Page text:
Quick supper – feta, basil and tomato tart


Do not fear, I am not advocating teeny tiny meals. This is just half a portion as a whole one wouldn’t fit on the plate.

This recipe (more like assembly instructions really) isn’t going to win any prizes for originality, but it was quick, tasty and – always immensely gratifying – used up the half pack of puff pastry that was just about to go out of date.

For two good-sized adult portions you’ll need the following:

  • 250g puff pastry
  • c. 4 tsp pesto
  • c. 12 cherry tomatoes, halved
  • 4 sundried tomatoes, cut into small strips
  • c. 75g feta
  • small handful of fresh basil leaves
  • olive oil


  • preheat the oven to 180 degrees fan
  • lightly flour the work surface and roll out the pastry to quite thin (to use the technical term), then cut in half lengthwise
  • score round the outside of each pastry rectangle, about a centimetre from the edge, making sure not to go all the way through it
  • spread the pesto over the pastry, up to the scored line
  • spread out the halved cherry tomatoes and sundried tomatoes inside the scored line, then crumble over the feta
  • finish with some basil leaves and a drizzle of olive oil
  • bake for c. 15 minutes

We had ours with green beans and rocket with vinaigrette, and pretty good it was too.

O frabjous day!

Foolproof Cooking.jpg

(The narcissi aren’t actually growing out of the book, they just really wanted to be in the picture)

Look at what arrived today!

I tried to talk myself out of buying Mary Berry’s new book, “Foolproof Cooking”, which accompanies the television series, on the grounds that recipes from the programme are on the BBC Food website. But, like Oscar Wilde, I can resist anything except temptation.

Not having yet cooked anything from it, any thoughts at this point would be perilously close to judging this book by its cover, so I’ll stop for now. (That said, isn’t it an elegant cover? And the fresh, clean look continues throughout. It’s like springtime in hardback.)

Right, a cup of tea and a stack of post-it notes beckon.

Getting out of the supper rut

Recipe books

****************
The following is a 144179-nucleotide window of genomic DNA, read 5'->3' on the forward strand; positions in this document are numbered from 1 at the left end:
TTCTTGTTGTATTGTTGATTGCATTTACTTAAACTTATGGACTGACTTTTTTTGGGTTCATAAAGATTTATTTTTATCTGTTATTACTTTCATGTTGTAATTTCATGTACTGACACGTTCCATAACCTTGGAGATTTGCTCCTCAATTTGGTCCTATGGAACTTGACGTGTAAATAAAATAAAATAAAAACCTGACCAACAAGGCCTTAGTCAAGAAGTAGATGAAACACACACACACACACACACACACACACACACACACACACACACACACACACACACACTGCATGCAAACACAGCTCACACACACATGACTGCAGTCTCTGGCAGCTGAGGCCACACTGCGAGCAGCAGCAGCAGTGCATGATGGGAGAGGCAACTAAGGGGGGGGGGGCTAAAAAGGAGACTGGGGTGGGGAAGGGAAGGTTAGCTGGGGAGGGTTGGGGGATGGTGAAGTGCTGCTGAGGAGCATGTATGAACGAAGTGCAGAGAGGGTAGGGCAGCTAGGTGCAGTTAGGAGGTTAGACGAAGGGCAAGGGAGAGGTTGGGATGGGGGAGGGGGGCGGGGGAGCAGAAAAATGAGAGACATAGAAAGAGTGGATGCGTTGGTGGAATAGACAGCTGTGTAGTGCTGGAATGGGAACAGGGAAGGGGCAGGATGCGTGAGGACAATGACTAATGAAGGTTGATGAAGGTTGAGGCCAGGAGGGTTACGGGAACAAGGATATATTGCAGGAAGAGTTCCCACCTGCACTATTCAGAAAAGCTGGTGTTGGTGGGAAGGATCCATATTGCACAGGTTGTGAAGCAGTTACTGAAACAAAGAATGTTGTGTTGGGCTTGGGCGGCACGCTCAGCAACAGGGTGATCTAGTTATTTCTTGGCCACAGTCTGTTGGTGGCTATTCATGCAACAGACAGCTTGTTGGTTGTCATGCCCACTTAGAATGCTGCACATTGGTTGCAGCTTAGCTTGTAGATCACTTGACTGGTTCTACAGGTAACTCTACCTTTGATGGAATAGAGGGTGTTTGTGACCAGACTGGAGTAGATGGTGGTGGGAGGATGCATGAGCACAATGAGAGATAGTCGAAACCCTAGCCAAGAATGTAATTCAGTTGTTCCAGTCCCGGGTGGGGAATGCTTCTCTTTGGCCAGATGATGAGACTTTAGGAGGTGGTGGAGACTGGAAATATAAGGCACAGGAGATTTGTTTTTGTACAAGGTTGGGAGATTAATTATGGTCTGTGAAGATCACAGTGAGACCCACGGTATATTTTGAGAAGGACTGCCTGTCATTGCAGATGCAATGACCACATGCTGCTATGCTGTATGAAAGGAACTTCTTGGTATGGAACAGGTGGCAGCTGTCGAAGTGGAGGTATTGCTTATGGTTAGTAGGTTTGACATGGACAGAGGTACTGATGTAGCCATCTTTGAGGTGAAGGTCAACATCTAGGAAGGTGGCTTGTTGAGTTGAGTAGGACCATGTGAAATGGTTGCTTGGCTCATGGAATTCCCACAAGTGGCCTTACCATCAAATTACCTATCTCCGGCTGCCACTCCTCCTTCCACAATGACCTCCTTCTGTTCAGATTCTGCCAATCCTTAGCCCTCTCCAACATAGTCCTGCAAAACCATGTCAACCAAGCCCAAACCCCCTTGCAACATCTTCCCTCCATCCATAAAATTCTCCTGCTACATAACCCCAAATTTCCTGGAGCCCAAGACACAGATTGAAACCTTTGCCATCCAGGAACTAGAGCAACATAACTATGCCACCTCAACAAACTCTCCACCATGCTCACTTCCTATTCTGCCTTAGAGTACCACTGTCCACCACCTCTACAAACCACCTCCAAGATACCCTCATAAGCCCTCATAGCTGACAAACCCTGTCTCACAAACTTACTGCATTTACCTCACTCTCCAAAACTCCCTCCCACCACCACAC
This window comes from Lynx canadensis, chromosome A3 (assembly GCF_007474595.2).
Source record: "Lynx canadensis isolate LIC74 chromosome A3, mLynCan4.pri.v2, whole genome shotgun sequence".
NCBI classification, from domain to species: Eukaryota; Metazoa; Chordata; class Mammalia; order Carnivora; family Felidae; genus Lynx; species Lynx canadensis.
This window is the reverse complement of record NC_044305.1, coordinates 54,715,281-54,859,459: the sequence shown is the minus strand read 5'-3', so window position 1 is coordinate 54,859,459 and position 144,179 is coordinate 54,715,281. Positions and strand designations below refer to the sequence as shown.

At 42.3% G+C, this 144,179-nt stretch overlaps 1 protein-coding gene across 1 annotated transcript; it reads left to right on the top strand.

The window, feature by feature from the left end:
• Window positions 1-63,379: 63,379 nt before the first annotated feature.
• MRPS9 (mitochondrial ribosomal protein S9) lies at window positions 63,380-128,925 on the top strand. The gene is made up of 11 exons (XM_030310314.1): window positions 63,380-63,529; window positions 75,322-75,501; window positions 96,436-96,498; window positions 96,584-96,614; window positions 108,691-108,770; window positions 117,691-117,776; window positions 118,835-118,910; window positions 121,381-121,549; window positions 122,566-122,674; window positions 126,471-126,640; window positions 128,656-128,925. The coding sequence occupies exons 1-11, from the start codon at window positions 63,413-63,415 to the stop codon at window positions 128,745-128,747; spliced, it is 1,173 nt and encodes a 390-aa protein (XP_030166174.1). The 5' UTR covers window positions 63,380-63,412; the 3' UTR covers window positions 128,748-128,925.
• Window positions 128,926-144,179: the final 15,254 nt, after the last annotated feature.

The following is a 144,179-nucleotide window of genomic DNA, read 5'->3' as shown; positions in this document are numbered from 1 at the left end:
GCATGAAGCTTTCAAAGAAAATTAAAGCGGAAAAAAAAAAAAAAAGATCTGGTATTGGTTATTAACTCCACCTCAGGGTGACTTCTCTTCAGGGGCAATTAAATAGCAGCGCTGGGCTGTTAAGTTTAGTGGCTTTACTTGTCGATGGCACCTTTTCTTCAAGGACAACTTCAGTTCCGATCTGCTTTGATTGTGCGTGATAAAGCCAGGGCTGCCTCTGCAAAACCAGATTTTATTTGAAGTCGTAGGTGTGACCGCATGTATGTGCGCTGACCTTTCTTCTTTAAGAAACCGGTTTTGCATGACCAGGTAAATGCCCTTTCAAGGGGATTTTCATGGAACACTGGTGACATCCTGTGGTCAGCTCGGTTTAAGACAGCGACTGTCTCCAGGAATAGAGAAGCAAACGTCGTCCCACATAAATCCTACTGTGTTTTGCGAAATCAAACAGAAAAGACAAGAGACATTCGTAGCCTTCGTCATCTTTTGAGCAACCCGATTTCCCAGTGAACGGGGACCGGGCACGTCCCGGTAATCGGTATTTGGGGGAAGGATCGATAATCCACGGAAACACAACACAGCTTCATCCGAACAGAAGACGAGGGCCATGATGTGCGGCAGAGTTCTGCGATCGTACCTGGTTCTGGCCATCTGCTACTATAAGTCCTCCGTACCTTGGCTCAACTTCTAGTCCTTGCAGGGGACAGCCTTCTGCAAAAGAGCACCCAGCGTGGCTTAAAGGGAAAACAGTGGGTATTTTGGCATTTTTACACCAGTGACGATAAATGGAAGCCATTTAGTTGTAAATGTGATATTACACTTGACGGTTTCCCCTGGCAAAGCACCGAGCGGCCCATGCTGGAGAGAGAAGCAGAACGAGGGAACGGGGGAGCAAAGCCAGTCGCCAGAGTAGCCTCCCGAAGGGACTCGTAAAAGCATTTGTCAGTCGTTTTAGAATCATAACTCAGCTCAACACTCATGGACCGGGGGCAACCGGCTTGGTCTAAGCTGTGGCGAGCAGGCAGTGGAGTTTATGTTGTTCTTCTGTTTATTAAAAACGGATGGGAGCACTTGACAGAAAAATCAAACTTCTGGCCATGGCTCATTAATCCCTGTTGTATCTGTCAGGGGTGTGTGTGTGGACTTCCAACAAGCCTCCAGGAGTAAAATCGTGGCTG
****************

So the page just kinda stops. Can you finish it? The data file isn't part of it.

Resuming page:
I’ve realised that I’ve been cooking the same dishes week in, week out. Tasty, comforting dishes that no longer require much thought. But now is the time to change things up and try some new recipes.

So I’ve set myself a goal. Every month I’ll revisit a cookbook that I haven’t used much or for a while (or, in a few cases, at all) and cook four new dishes. Now, I realise that this isn’t a challenge on the level of, say, climbing the north face of the Eiger, but it will still require a bit of planning and effort.

The recipes chosen will need to meet a few key criteria:

  • they must be fairly quick as these are midweek suppers
  • they can’t include obscure ingredients
  • ideally some will be suitable for batch cooking and then freezing

Kicking things off in March is “Save with Jamie”. Who says that resolutions have to be made on 1st January?



Mashed potato

(I did try and come up with a better title, promise.)

You know how when you try to spread mashed potato over the top of a pie, it can clump, or you end up getting bits of the pie mixture in with the potato, particularly if the mash has already cooled? (No? I wouldn’t bother reading the rest of this post in that case.)

Well, I think I have a solution.  If you spread some of the mash round the side of the saucepan in which you mashed the potatoes (the inside, obviously), you can lift it out on a knife and just lay it over the pie, then repeat until the whole thing’s covered. Like laying turf on a lawn.  But with mashed potato instead of turf.  And pie instead of lawn.


Not a pie. Fairly obviously.